Commonly, blank pistols are manufactured in two calibres, .22 and .32. American Field trials require the use of a .32 calibre pistol; you have your choice for AKC field trials. .32 calibre blanks generally make a much louder "bang," and cost about $15 per box of 50 shells; .32 calibre blank pistols hold five rounds. .22 calibre blanks run about $3 for a box of 50, and .22 calibre blank pistols hold eight or nine rounds. Particularly if you are using the blank pistol in your training sessions, it makes much more sense economically to opt for the .22, unless you anticipate running in American Field trials. The new purchase price for each pistol is the same.

One last note about ammunition: Blank cartridges come in designations of long, short, and crimped. Longs and shorts are both acceptable in field trials, the longs generally being louder, since they contain more gunpowder. They are about 1/3" long and tubular in shape, with one open end, and one closed end slighter wider in diameter than the open end. Crimps are about 1/4" long, with the open end crimped shut, and ridges running along its length; a crimp looks rather like an acorn. Crimps are allowed at Hunting Tests but not at field trials since they don't make a loud enough noise, but they can be useful when first introducing a young dog to the sound of gunfire.

Blank pistols and cartridges may be hard to come by. The general sporting goods store that may carry hunting equipment, including shotguns and rifles, usually will not stock them, although they may be able to order them for you. Your best bet is a gun shop that deals primarily in firearms and firearm repair. There is no waiting period for purchasing a blank pistol, as there is with a live handgun, and there is no requirement for registering it.

Some sporting and dog training equipment catalogs also carry acceptable blank guns at a fair price. Be advised, however, that one currently advertised model, that comes with interchangeable .22 and .32 cylinders, has been known to explode in the user's hand. It is available at the lowest price of any common newly-manufactured blank pistol, but it is not safe and definitely not recommended!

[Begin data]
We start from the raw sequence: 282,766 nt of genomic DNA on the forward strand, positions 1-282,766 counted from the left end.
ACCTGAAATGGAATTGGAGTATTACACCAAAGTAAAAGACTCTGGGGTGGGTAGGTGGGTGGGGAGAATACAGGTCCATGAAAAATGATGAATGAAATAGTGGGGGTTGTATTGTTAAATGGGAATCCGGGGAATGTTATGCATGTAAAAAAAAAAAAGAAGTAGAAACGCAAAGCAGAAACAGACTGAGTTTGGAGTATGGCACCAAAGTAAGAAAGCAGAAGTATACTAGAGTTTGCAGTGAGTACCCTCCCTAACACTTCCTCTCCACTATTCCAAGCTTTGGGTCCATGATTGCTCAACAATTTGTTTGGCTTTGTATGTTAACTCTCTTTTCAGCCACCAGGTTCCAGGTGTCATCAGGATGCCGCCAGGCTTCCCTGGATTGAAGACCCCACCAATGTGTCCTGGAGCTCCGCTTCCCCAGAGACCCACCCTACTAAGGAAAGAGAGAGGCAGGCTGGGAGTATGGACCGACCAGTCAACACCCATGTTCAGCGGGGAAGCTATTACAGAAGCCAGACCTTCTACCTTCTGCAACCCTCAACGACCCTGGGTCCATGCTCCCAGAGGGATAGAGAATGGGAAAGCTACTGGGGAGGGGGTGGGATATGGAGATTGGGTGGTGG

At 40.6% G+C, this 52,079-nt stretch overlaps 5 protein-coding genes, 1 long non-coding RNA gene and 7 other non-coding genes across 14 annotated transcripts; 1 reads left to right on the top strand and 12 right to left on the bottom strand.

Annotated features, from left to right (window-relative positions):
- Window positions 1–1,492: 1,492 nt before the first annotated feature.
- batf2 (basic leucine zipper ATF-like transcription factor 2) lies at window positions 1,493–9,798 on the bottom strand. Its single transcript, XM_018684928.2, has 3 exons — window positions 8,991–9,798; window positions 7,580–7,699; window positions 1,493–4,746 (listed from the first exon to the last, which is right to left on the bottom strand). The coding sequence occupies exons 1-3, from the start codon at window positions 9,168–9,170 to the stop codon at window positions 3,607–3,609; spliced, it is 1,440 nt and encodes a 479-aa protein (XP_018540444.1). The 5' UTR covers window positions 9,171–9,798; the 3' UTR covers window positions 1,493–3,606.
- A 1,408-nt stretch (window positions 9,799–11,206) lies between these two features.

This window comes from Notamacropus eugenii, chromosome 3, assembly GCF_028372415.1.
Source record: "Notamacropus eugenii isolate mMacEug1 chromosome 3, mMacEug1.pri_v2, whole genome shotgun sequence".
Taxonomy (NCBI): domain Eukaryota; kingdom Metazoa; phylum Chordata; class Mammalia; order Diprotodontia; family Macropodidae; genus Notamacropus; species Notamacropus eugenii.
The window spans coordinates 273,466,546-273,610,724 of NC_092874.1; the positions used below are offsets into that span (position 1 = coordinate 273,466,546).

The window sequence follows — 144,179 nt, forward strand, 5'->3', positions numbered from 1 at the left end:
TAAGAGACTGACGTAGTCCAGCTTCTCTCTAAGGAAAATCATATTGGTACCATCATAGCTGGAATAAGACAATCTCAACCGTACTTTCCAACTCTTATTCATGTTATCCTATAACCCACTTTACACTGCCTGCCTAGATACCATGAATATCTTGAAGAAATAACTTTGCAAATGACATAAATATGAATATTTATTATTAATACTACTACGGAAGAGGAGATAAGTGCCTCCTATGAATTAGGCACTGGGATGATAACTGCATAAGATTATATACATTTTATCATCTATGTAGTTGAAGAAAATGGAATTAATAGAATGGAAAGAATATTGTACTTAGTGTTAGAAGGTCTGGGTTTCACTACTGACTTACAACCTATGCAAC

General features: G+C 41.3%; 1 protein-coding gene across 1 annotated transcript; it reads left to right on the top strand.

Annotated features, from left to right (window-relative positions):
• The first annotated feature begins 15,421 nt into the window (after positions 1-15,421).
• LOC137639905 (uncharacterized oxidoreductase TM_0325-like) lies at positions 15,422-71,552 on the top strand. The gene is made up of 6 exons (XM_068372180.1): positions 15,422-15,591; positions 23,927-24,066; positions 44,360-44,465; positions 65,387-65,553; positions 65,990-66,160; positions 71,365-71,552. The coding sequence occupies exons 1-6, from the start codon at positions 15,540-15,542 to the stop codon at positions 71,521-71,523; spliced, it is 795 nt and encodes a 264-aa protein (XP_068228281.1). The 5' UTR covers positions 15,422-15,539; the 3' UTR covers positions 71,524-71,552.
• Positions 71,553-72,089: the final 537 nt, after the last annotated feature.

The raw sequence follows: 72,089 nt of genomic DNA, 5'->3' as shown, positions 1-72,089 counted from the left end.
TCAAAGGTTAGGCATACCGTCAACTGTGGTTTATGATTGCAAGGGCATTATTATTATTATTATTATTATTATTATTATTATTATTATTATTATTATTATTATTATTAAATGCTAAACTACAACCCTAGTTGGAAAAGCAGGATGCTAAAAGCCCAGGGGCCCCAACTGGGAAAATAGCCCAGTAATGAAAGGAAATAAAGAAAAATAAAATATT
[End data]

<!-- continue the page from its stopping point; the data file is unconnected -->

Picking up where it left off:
Blank pistols are somewhat costly items, ranging usually from $85 (a very good deal!) to $150+. Rarely they can be found for less used, generally in pawnshops and at gun shows. A person new to field trialing may not want to make an investment of this sort until he finds out if he really enjoys the sport and wants to pursue it. Most trialers are willing to lend a newcomer a blank pistol, but please be aware that if you lose it, you replace it!

Many trialers carry their pistols in holsters on their belts, but they can still be dropped after being fired, forgotten about in the excitement of the moment, and then disappear into dense cover. I am too fumble-fingered to get a pistol out of a holster in timely fashion, and I usually don't wear a belt. I used to carry my pistol in a pocket of my jacket or game vest, but I lost one somewhere out in the backfield at Sauvies Island, Oregon, when it fell through a hole worn in the bottom of the pocket by the weight of the gun itself over time. So now I carry it in a separate compartment of a belted-on pouch with other minor on-course necessities, such as Chap Stick, tissues, and chewing gum.

Many trialers weld some sort of ring onto the bottom of their blank pistol's grip and attach a short cord to it. At the field trial they attach the other end of the cord to a belt loop or other part of their apparel. That way, if they happen to drop the pistol, it isn't gone forever. Newer models of blank pistols are now being produced with such a metal ring already attached. One must also take care when loading the pistol not to drop the pin or cylinder, since commonly the loss of one of these pieces will result in the purchase of an entire new blank pistol.

Just because a pistol cannot fire live ammunition does not mean that it has no capacity for doing damage. A shot, particularly a .32 or .22 long, fired close to a person or dog's ear can cause pain, ringing, and pressure. It is wise to point the gun at the ground and hold it away from your body before you fire. Check also to make sure that a dog isn't running past you just at the moment of firing! Never point a blank pistol (or any other firearm) at any human or animal's head at close range and fire! There is also the possibility of powder burns on the hand holding the pistol, but this should not occur if the pistol is cleaned often to remove any build-up of powder. Remember, your blank pistol is a serious training device; never let children or irresponsible persons play around with it!